3.  1890 Census:  the 1890 Census Population Schedules were destroyed.

4.  1900 Census Index/Images (online at Genealogy.com; Image #269 of 374):  2840 Jackson Street (41st Assembly Dist.), San Francisco, San Francisco Co., CA, Roll 106 (Book 1), p. 236B, SN 7, SD 1, ED 237, enumerated 6 Jun 1900, official enumeration date 1 Jun 1900 (extracted by Diana Gale Matthiesen):
1900:  for an explanation of the column headings, please see What the Numbers in the Federal Census Mean (missing columns contained no data).
1 2 3 4 5 6 7 8 9 10 11 12 13 14 15 19 20 21 22 23 24 25 26 27
103 107 Huntington Henry E Head W M Feb 1850 50 M 30     NY CT CT railroad president 0   Y Y Y O F H
    __________ Mary Wife W F Apr 1852 48 M 30 4 4 CT CT CT       Y Y Y      
    __________ Howard E Son W M Feb 1876 24 S       WV NY CT student   8 Y Y Y      
    __________ Clara Dau W F Feb 1878 22 S       NY NY CT       Y Y Y      
    __________ Elizabeth Dau W F Feb 1880 20 S       NY NY CT       Y Y Y      
    __________ Marion Dau W F Sep 1883 16 S       NY NY CT at school   9 Y Y Y      
    Ryan Agnes Servant W F Jun 1872 29 S       CA Ire Ire seamstress 0   Y Y Y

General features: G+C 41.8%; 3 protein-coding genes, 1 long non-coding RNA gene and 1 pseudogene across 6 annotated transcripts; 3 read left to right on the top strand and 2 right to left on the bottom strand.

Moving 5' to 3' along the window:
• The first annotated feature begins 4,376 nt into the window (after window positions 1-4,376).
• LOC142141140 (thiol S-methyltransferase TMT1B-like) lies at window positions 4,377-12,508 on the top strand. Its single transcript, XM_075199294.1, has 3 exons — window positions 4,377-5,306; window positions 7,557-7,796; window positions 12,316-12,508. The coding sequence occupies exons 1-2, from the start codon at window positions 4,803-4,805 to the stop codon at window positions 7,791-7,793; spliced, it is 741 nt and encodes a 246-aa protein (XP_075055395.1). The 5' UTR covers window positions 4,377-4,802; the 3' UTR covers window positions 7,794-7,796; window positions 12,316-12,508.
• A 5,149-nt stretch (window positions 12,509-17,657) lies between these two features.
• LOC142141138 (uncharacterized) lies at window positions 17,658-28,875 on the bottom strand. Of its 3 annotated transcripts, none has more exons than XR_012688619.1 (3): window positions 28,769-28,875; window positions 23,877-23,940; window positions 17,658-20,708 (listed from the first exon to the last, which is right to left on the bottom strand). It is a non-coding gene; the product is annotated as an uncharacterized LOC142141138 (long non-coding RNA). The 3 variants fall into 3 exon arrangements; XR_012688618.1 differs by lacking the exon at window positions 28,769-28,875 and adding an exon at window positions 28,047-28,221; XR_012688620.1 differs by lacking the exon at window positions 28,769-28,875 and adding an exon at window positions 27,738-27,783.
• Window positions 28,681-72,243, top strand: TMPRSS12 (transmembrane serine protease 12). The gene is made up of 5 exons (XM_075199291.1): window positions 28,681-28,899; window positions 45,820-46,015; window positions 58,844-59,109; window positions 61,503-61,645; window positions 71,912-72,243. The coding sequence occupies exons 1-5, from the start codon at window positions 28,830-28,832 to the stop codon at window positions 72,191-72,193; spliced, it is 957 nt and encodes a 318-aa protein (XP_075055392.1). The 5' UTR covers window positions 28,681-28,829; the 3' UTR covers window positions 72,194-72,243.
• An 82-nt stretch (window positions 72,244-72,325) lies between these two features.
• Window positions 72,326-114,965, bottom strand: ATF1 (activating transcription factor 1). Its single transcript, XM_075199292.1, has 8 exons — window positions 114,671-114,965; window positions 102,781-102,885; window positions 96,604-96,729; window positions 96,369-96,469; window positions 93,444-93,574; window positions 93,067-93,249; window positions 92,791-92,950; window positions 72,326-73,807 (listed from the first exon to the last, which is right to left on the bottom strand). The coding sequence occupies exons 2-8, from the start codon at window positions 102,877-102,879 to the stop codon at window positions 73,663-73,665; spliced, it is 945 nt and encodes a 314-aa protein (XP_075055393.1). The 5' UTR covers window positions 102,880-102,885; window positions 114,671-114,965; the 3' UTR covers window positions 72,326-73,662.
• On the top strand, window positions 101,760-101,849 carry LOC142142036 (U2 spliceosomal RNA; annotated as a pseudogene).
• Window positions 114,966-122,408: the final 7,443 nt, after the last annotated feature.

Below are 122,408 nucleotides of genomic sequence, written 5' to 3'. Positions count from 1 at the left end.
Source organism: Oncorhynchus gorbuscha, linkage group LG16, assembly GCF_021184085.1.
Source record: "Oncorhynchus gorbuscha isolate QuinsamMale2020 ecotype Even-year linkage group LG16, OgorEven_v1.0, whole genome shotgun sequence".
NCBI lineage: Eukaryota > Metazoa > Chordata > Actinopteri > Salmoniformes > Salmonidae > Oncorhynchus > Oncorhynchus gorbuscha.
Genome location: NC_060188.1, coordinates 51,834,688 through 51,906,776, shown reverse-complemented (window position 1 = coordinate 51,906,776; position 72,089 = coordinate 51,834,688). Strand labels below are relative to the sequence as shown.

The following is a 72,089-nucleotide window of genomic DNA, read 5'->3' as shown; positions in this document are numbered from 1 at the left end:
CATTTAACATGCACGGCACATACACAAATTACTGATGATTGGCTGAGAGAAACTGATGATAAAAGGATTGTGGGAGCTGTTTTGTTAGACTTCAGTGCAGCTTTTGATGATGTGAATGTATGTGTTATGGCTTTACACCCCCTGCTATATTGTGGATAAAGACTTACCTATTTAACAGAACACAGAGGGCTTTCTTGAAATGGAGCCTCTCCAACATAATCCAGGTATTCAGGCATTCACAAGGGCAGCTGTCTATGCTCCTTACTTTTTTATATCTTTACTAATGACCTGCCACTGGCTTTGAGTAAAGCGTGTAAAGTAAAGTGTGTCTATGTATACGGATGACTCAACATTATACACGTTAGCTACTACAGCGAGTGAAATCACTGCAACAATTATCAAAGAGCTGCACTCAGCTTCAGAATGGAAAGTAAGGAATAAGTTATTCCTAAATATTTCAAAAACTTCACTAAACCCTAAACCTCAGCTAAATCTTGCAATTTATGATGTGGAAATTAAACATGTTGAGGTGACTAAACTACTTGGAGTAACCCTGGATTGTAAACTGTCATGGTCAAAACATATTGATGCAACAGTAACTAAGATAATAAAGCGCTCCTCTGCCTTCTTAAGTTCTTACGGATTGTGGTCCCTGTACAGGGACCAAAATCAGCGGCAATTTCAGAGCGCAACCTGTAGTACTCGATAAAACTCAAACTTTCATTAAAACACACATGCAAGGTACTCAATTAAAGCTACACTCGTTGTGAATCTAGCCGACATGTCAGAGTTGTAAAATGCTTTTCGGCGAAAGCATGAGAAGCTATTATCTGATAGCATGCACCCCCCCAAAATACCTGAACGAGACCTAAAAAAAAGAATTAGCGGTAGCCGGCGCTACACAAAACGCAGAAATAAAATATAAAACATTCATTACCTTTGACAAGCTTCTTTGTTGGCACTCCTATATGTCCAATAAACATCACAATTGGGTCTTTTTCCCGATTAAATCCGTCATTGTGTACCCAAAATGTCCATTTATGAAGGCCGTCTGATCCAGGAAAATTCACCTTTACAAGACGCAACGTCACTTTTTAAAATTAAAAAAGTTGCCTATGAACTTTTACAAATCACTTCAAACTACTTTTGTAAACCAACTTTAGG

Conlin Mary Servant W F Oct 1873 26 S       CA Ire Ire seamstress 0   Y Y Y      

5a.  1910 Census Every-Name-Index/Images (online at Ancestry.com):  can't find Henry.  Is he in France?

5b.  1910 Census Every-Name-Index/Images (online at Ancestry.com, Image #1 of 26):  3232 [unreadable] Avenue, San Francisco City, 39th Assembly District, San Francisco Co., CA, Roll T624_100, p. 34A, SN 1A, SD 4, ED 209, enumerated 20 Apr 1910, official enumeration date 15 Apr 1910 (extracted by Diana Gale Matthiesen):
1910:  for an explanation of the column headings, please see
What the Numbers in the Federal Census Mean (missing columns contained no data).
    1 2 3 4 5 6 7 8 10 11 12 13 14 17 18 23 24 26 28
* 3232 2 2 Huntington Mary A Head F W 57 D 4 4 CT CT CT Eng Own income Y Y R H
      __________ Marion P Dau F W 25 S     NY NY CT Eng Own income Y Y    
*[unreadable] Street
Plus three servants and a guest (not extracted because this page is so hard to read).

6.  1920 Census Index/Images (online at Ancestry.com; Image #12 of 12):  Huntington Drive, San Marino City, San Gabriel Twp., Los Angeles Co., CA, Roll T625_118 (Book 2), p. 35B, SN 6B, SD 8, ED 583, enumerated 14-16 Jan 1920, official enumeration date 1 Jan 1920 (extracted by Diana Gale Matthiesen):
1920:  for an explanation of the column headings, please see What the Numbers in the Federal Census Mean (missing columns contained no data).
1 2 3 4 5 6 7 8 9 10 11 12 17 18 19 21 23 25 26 27 28
* X 162 164 Huntington Henry Edward Head O F M W 69 M Y Y NY CT NY Y director Railway Em
      __________ Arabella Duvall Wife     F W 59 M Y Y AL MD VA Y None